This article was first published on Thomson Reuters Regulatory Intelligence.
The PRA has published the first of three consultation papers (CP21/17) on reforming the Solvency II regime.
The consultation reflects PRA experience of working with Solvency II since its introduction in January 2016, while covering some of the improvements proposed by the ABI and discussed earlier this year with the House of Commons Treasury Committee.
This first consultation paper contains some new guidance from the PRA on firms’ use of the matching adjustment. It also consolidates earlier guidance, allowing firms to comment on the PRA’s approach for the first time. The PRA’s aim is not to change its existing guidance but to improve a firm’s chance of making a successful MA application.Two further consultation papers in this series will cover:
- Model change process – December 2017
- Reporting – January 2018
The deadline for comments on CP21/17 is January 31, 2018. Firms should consider the draft guidance carefully and, in addition to raising any concerns, should adjust their internal processes as necessary to meet the standards set by the PRA.
Wider context to the proposals
In September 2016, the Treasury Committee launched an inquiry to look at the case for changing, or even replacing, Solvency II in a post-Brexit world. The inquiry was subsequently closed on May 3, 2017, when parliament was dissolved for the general election.
Nonetheless, evidence provided to the inquiry highlighted firms’ dissatisfaction with how aspects of the Solvency II regime have been implemented in the UK. The Association of British Insurers (ABI) argued that the PRA’s approach “goes beyond the requirements of Solvency II in a number of important areas” and “goes beyond what is necessary for financial stability”.
Specifically on the matching adjustment, the ABI and others have argued that UK implementation of the directive has been unnecessarily restrictive and that the PRA’s approach discourages firms from investing in certain types of asset that are particularly suited to a book of long-term liabilities.
The PRA argues, on the other hand, that it has taken a flexible approach to implementation of the regime but that its hands are tied by the level of prescription in the directive.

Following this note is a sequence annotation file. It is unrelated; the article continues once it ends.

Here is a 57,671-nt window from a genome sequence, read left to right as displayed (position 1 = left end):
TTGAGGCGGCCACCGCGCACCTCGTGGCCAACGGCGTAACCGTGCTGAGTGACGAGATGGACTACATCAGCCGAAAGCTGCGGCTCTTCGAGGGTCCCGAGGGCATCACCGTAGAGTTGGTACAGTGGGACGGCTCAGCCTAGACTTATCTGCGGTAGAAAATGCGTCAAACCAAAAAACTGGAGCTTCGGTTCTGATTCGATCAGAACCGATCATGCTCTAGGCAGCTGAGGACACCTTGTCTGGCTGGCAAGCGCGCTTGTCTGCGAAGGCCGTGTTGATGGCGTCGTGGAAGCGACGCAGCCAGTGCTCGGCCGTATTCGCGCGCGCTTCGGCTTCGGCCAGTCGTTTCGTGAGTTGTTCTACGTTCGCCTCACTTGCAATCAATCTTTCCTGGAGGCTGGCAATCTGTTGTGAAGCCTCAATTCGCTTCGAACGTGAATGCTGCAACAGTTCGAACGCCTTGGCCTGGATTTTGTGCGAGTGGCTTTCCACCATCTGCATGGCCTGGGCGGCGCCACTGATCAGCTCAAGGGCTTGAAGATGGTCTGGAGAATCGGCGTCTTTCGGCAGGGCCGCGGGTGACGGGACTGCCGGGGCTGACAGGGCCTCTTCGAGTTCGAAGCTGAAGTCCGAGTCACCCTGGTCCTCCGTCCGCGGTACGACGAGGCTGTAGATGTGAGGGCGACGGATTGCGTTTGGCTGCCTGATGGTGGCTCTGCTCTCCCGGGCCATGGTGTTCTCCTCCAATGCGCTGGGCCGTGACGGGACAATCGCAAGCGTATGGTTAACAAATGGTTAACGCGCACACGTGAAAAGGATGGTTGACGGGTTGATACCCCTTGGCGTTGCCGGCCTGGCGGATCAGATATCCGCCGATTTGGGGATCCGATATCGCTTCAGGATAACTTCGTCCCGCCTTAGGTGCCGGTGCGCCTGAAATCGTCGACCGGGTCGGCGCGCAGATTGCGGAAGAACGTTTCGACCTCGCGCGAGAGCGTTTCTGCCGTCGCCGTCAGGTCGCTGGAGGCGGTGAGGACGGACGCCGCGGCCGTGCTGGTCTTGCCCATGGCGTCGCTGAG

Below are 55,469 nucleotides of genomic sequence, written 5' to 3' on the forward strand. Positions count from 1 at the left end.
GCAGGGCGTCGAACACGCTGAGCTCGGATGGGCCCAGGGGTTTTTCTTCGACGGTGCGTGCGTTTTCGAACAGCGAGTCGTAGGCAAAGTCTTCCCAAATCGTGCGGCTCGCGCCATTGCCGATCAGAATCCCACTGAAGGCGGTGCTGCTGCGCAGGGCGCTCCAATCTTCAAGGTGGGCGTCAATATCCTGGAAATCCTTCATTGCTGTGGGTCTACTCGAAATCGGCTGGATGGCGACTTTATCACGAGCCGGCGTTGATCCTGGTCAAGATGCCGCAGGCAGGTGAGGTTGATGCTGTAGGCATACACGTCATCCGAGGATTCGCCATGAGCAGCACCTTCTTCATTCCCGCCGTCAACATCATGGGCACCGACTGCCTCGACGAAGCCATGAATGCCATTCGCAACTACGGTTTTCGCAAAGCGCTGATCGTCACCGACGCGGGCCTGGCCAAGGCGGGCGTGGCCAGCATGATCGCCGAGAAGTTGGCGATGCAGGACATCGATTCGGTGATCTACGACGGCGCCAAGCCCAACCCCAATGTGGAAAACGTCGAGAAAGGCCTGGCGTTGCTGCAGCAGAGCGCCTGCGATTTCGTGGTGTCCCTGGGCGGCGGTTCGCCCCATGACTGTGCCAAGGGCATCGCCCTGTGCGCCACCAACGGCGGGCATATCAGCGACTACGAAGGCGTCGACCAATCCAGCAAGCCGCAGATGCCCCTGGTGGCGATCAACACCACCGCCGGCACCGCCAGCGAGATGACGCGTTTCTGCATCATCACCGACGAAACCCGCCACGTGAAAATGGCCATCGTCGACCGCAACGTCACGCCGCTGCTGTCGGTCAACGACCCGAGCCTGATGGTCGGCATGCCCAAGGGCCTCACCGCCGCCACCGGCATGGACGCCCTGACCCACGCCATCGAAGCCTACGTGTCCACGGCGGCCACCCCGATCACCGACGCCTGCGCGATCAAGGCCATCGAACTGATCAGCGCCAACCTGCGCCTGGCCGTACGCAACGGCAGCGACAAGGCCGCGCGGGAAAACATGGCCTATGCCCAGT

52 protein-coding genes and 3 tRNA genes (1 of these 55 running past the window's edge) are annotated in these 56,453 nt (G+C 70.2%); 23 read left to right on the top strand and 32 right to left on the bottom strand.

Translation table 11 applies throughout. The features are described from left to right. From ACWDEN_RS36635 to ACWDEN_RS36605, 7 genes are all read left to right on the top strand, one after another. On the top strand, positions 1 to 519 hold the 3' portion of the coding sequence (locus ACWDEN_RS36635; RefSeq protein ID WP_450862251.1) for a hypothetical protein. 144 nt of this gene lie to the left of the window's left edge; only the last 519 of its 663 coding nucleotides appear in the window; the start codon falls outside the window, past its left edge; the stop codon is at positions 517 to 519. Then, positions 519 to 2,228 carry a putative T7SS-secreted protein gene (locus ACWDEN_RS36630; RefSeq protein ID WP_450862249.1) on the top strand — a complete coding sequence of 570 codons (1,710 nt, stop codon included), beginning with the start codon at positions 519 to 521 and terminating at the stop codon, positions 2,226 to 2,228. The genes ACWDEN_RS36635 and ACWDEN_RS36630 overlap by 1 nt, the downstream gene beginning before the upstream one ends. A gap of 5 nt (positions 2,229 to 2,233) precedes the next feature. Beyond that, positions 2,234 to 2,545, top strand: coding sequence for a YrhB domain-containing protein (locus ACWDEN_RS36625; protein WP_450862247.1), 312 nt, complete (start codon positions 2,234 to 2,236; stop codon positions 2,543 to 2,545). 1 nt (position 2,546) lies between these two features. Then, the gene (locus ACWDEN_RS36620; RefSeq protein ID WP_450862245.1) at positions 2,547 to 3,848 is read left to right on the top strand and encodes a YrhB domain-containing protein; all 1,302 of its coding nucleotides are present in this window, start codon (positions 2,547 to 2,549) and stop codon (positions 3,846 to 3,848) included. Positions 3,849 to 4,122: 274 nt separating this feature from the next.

The first objective of CP21/17 is to consolidate guidance contained in various publications (mostly in the form of directors’ letters and executive director’s letters) issued between April 1, 2013 and February 15, 2016 into a single supervisory statement. This is helpful.
It also means that firms will have an opportunity to comment on that guidance for the first time (it was originally issued without consultation) and with experience of operating within the boundaries of the current guidelines. This may provoke feedback that could not have been anticipated without that practical experience. The PRA also proposes to include additional guidance on the following issues.
Asset eligibility: demonstrating fixed cash flows
Assets held within a matching adjustment portfolio must have cash flows that are fixed in both timing and amount and which cannot be changed by the issuer or any third party (Article 77(1)(b) of the directive).
The PRA proposes to confirm that assets which contain cash flows the timing of which is uncertain, but bounded, can be brought into the matching adjustment portfolio, provided that those cash flows are recognised at the latest contractual date and that any additional amount contingent on the timing of cash flows (e.g. additional interest charges) is excluded.
This would cover, for example, bonds which provide for repayments to begin at an undetermined date but which have a fixed latest date for starting. This type of bond may be used on infrastructure projects where loans can have an initial “construction phase”.
The insurance industry has argued for some time that an insurer with long-term predictable liabilities should be able to invest in well-matched long term assets, such as infrastructure projects.
Criteria for assessing ‘sufficient compensation’
Where an asset’s cash flows are fixed, but can be changed by the issuer or a third party, that asset can still be included in the matching adjustment portfolio if the insurer can demonstrate that it will receive “sufficient compensation” to cover the reinvestment risk of replacing those cash flows.
Proposed new guidance from the PRA is designed to allow firms to devise their own criteria for assessing “sufficient compensation” on the basis of the relevant matching adjustment liabilities being matched together with the ability to obtain an asset of at least as good quality as the original to replace these cash flows if they are changed by the issuer. The intention is that firms should be able to consider a wider range of assets than under existing guidance.
Changes to matching adjustment portfolio